It is often assumed that The Loved One is a prolonged British sneer at that peculiarly American combination of entrepreneurial guile and aggressive naiveté, at an entire nation’s emotional immaturity and its blustering refusal to face the hard facts of life (and death). It has also been claimed that the repellent Barlow is an alter ego of Waugh himself, returning to England at the end of the novella to write what will become The Loved One. This is to forget that Waugh was a Catholic convert with a vested interest in ardent belief, and that the narrative center crucially shifts about half-way through the book to Aimée. Her need for faith may take absurd forms, but it is sincere and Waugh treats it seriously and sympathetically. Aimée is cruelly toyed with and essentially killed by Barlow, who, after wreaking selfish havoc, flees America with more ruthless opportunism than Uncle Sam ever managed.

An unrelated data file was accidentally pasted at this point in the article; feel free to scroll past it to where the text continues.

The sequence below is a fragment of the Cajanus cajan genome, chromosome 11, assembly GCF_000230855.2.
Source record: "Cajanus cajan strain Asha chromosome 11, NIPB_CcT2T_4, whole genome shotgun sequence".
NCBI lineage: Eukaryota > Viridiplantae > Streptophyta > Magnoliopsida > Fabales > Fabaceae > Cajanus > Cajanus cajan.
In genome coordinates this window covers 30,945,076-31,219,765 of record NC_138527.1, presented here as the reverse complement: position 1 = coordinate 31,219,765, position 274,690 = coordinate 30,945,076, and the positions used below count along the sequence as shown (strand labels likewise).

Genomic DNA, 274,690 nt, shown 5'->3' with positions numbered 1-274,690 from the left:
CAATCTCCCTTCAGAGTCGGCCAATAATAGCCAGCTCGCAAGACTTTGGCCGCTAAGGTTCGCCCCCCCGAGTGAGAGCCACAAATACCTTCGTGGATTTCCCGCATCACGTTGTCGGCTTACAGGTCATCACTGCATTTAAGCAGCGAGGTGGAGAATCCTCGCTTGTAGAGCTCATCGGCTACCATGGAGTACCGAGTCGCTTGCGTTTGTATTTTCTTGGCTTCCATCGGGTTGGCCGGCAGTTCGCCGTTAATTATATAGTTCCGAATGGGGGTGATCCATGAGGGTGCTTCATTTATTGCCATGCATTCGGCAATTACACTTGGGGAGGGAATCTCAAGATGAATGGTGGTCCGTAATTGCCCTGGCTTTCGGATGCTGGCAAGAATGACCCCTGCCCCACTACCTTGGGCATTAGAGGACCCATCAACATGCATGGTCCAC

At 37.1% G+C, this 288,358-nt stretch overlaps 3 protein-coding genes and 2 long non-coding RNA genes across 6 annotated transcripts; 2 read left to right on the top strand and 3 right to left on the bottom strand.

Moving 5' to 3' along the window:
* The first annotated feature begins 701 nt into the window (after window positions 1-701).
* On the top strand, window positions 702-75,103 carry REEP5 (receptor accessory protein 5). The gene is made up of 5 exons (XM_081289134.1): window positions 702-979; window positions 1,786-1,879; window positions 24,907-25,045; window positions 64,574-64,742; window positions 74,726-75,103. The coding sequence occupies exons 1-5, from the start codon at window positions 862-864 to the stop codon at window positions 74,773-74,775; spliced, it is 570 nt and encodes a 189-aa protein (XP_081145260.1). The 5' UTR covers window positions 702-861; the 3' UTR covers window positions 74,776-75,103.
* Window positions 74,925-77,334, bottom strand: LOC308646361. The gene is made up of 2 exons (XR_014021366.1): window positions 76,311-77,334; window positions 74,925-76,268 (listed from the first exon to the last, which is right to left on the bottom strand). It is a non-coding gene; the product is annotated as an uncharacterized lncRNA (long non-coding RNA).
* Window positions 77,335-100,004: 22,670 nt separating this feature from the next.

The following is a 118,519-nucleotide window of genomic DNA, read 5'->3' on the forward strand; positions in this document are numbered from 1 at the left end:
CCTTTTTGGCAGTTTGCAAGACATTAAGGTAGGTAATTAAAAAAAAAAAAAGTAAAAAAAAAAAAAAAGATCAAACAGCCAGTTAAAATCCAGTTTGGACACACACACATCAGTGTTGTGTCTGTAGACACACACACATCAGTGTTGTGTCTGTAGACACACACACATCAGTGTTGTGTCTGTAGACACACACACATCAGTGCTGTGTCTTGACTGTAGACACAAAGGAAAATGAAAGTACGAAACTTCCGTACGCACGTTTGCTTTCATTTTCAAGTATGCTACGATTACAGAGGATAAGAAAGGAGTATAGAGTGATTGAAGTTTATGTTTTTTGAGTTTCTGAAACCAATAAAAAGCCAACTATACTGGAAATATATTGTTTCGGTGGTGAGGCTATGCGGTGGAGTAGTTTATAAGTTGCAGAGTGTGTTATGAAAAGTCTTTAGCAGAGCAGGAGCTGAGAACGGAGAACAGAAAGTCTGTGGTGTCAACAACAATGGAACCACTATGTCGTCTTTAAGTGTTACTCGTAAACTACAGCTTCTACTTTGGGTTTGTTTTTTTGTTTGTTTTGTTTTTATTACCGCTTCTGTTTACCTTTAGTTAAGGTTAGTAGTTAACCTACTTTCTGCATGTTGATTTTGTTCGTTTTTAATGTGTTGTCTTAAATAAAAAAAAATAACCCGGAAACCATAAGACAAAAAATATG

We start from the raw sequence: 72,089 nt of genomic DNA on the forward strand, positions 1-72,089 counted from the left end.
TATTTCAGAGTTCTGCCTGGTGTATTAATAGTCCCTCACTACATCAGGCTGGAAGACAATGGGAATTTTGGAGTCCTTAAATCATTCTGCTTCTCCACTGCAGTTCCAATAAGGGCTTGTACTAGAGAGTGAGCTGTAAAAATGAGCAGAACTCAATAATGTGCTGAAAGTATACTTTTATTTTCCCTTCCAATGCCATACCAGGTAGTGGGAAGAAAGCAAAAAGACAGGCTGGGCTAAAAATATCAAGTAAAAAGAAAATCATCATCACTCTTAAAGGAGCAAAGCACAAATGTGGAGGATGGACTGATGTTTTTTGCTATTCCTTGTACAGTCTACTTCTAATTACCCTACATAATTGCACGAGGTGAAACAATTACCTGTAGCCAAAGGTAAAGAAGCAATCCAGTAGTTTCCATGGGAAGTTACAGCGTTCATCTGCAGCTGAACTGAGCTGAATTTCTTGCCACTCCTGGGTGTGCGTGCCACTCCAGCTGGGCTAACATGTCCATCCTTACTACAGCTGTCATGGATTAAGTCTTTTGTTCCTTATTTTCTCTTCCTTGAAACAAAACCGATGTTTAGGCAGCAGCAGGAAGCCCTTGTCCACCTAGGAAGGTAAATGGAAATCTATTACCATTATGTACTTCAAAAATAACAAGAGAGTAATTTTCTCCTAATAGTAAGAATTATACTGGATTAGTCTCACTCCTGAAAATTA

Sir Ambrose Ambercrombie (Robert Morley, left) and Denis Barlow (Robert Morse) at the funeral of former screenwriter Sir Francis Hinsley.